Advertisement

Classical fracture and failure hypotheses

  • Dietmar GrossEmail author
  • Thomas Seelig
Chapter
Part of the Mechanical Engineering Series book series (MES)

Abstract

In this chapter, a brief outline on classical fracture and failure hypotheses for materials under static loading will be given. The word classical this context means in that most of these so-called strength hypotheses are already quite old. Partially they date back to considerations made at the end of the 19th or the beginning of the 20th century and they are inseparably associated with the development of solid mechanics at that time. Through modern fracture mechanics they have been pushed into the background, as far as research is regarded. However, because of their wide spreading which, last but not least, is due to their simplicity, they are still of remarkable importance.

Preview

Unable to display preview. Download preview PDF.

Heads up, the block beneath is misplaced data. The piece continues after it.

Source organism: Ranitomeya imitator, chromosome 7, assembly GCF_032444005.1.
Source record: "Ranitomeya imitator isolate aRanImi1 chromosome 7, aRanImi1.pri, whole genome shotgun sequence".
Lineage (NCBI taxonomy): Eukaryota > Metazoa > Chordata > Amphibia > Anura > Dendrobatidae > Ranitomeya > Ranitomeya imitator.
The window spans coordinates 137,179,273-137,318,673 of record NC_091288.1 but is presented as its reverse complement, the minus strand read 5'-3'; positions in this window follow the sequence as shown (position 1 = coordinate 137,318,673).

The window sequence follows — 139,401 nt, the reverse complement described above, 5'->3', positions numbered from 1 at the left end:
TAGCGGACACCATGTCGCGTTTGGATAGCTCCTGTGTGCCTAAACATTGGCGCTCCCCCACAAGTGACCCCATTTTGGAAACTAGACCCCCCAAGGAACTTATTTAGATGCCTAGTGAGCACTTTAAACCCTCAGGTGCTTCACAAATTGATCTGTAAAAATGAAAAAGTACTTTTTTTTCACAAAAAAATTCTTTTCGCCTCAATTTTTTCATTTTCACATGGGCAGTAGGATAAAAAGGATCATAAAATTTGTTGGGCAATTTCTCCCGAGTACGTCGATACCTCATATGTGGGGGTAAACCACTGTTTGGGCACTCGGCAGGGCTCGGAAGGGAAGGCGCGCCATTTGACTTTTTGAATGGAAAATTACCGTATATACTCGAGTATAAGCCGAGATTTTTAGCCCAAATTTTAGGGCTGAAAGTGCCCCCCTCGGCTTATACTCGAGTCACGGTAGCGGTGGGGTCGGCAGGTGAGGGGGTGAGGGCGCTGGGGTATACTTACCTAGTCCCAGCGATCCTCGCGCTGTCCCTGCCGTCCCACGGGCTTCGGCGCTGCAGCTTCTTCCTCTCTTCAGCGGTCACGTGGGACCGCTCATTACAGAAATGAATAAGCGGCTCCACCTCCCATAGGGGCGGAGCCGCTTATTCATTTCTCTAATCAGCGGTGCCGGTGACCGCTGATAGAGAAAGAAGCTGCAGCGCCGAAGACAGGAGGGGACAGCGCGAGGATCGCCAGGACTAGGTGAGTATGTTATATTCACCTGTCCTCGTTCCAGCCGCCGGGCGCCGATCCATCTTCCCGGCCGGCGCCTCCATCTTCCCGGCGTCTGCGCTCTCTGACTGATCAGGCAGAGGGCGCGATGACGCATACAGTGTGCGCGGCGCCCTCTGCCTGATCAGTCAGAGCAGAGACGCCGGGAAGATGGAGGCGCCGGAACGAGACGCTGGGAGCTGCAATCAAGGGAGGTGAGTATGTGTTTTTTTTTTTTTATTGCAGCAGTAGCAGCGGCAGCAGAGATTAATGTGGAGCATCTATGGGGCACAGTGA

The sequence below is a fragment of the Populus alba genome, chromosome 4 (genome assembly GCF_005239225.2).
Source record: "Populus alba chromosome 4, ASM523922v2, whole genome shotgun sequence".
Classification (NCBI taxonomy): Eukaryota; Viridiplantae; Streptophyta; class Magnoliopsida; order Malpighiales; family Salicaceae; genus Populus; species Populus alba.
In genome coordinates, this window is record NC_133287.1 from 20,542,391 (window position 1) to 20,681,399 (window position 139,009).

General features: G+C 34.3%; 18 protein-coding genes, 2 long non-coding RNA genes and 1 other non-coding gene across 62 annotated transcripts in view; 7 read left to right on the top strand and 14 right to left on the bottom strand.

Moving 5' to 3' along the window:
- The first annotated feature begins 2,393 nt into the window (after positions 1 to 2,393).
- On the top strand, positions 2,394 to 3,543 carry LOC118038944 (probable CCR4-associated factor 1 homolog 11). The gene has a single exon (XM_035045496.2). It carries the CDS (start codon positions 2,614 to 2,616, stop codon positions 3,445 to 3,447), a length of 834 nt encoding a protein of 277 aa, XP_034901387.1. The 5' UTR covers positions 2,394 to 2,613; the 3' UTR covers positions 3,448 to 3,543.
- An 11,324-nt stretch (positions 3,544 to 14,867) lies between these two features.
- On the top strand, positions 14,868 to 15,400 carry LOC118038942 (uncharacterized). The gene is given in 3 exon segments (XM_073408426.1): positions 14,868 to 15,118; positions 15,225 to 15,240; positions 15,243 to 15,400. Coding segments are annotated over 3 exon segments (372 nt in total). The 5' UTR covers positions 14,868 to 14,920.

Unable to display preview. Download preview PDF.

References

  1. Gould, P.L. Introduction to Linear Elasticity. Springer, New York, 1993Google Scholar
  2. Paul, B. Macroscopic Criteria for Plastic Flow and Brittle Fracture. In Fracture – A Treatise, Vol. 2, ed. H. Liebowitz, pp. 315-496, Academic Press, London, 1968Google Scholar
  3. Nadai, A. Theory of Flow and Fracture of Solids, Vol. 1. McGraw-Hill, New York, 1963Google Scholar

Copyright information

© Springer International Publishing AG 2018

Authors and Affiliations

  1. 1.Solid MechanicsTU DarmstadtDarmstadtGermany
  2. 2.Karlsruhe University (KIT)Institute of MechanicsKarslruheGermany

Personalised recommendations